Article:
Nigeria’s Market Women Express their Views on Matters Relating to Nigeria’s EconomyMary-Jean Nleya
In this second edition of The Global Communiqué’s ‘Grassroots Reporting’ section, we take you – the reader – to Lagos, Nigeria, specifically to the vigorous and energetic Ikotun Market – a marketplace in the Alimosho Local Government Area of Lagos state. The Global Communiqué engaged in conversation with three different market women.
Nigeria, one of Africa’s largest economies, slipped into an economic recession in 2016. Nigeria was particularly hit the hardest by the decline of global oil prices which make up 70% of government revenue. Various policies were put into place in 2016, with the aim of propping up the Nigerian economy; however, the economy currently remains in a quandary. The most recent data from Nigeria’s National Bureau of Statistics reveal that inflation has now hit 18.55% (an increase of 0.07% from the 18.48% inflation rate that was recorded in November 2016). The food index also rose from 17.19% to 17.39%. Notwithstanding Nigeria’s current economic difficulty, the World Bank’s January 2017 Global Economic Prospects report forecasts that Nigeria will rebound from the recession and grow at 1% .
Despite all these figures and reports, what does all this mean for ordinary citizens going about their daily lives: this is what a late morning conversation with Ikotun Market’s small business owners illuminated. These conversations consisted of discussing life in Nigeria before and after the country’s economic recession, their views and opinions on Nigeria’s political landscape, as well as whether they would like to be involved (in some capacity) in the policy-making of their country. The interview was conducted on Tuesday, January 10th, 2017 and has been lightly edited and condensed for clarity.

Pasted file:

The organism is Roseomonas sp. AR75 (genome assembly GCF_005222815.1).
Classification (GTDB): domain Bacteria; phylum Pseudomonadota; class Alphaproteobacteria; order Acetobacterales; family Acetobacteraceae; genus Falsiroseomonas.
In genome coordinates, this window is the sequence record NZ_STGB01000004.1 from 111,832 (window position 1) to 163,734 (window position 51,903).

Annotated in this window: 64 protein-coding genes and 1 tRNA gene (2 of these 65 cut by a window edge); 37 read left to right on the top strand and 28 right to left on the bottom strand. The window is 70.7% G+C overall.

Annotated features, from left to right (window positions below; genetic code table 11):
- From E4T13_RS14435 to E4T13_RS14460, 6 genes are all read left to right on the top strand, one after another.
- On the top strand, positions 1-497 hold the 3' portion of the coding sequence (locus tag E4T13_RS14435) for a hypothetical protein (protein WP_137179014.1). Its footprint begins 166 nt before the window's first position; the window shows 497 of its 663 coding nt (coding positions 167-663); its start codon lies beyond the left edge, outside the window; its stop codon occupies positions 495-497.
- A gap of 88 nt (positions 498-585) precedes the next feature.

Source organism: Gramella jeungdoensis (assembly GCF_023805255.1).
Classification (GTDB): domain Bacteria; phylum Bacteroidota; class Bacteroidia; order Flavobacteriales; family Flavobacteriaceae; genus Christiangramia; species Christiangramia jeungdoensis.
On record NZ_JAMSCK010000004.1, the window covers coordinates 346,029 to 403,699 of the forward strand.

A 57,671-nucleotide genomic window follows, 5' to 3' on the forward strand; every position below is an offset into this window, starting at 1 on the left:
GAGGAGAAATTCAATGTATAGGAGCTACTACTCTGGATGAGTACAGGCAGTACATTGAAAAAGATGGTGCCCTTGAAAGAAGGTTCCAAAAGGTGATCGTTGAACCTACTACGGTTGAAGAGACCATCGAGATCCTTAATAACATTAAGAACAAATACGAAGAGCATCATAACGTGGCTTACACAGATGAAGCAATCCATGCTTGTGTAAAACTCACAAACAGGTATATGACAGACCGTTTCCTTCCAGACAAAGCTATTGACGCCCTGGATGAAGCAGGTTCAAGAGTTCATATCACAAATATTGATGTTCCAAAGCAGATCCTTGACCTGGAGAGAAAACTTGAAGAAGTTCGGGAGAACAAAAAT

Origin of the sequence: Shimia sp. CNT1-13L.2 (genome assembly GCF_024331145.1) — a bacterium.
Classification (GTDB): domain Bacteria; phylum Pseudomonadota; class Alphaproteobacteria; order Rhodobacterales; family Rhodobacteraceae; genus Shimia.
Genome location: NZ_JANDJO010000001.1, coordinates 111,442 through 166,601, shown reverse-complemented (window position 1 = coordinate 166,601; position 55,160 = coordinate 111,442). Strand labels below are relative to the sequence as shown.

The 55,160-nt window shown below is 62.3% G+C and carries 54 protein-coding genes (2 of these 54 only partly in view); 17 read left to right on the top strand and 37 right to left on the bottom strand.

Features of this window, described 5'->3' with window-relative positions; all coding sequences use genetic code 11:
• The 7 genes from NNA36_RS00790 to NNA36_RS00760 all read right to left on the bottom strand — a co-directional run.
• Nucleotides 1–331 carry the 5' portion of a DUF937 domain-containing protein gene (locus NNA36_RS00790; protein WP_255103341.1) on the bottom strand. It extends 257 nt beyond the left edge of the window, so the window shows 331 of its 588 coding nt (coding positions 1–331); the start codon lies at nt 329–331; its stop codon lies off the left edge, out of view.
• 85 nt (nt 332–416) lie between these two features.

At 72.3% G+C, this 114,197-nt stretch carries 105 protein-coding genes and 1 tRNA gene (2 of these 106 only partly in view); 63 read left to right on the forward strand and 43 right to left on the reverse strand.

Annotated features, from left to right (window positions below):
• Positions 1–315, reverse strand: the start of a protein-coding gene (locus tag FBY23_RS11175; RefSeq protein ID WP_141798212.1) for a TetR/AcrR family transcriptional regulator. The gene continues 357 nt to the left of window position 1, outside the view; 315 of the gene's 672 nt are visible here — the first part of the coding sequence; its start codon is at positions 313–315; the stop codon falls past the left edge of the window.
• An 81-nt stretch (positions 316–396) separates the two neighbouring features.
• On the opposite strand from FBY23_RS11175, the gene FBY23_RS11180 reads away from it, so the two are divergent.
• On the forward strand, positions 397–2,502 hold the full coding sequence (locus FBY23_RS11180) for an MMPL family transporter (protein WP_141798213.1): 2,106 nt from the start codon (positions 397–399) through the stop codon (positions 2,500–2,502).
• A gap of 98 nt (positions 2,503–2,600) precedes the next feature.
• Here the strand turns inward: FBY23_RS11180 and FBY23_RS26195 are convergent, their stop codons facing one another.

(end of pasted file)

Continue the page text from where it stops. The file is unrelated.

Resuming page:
Q: Good morning. Please tell us your name and what you do for a living.
Grace: Good morning. My name is Grace. I sell dry fish.
Esther: My name is Esther and I am a business woman. I sell “okrika” – second-hand clothing.
Victoria: Good morning. My name is Victoria and I own a boutique business. I sell ladies’ wear – gowns, skirts, trousers and jeans.
Q: Have you always sold items here in Ikotun Market?
Grace: I did not always live in Lagos. I was living at the village. I only moved to Lagos when my husband died. Following the death of my husband, I was suffering in the village with my 6 children. So that is when I decided to move to Lagos with my children and start this business of selling dry fish.
Esther: I used to sell dry fish and cray fish before selling okrika. I stopped selling the fish because it became dangerous to gather the fish before bringing them to the market to sell. The sea men were killing people. So I stopped selling the fish and instead started selling second-hand clothing. I buy the second-hand clothing from Cotonou (in Benin) and bring them here to the market to sell.
Victoria: I used to live in Aba, in Abia State before moving to Lagos. I was an employed woman in Aba – I was not engaged in a business. I moved to Lagos when my husband moved to Lagos. I have been selling here for 6 years now. I lived in Aba for 10 years.
Q: How has life been for you ever since Nigeria entered into an economic recession?
Grace: Life has really changed for me and my family. I did not know it could get like this. For example, this dry fish that you are seeing, I used to buy one packet to sell for only 8,000 naira [approximately US$25]. But today, the same packet of dry fish is 30,000 naira [approximately US$95]. Everything was low; now everything is high. As a widow, things are very difficult, school fees are high. My oldest child is 29 years and my youngest child is 14 years.
Esther: During the time of Jonathan, okrika was cheap a bale was between 25,000 naira and 32,000 naira [approximately US$79 and US$100]; but today with Buhari okrika is 100,000 naira [approximately US$317]. Things used to be cheap for market women, now it is very expensive. That is not the only thing: since Buhari became president, the customs have started seizing second-hand clothes on our back from Cotonou. They say we cannot bring the clothing to the market. They do not give a reason, besides that the clothing is contraband. They do not give us alternatives, they just seize the clothing. This is making it very difficult for us market women. During Jonathan we were free and things were better. I used to eat freely: me and my family used to afford to buy chicken and we used to cook using four scoops of rice. But today, under Buhari, we cannot afford to eat chicken, it is too costly. Instead, we eat dry fish and cook using two scoops of rice.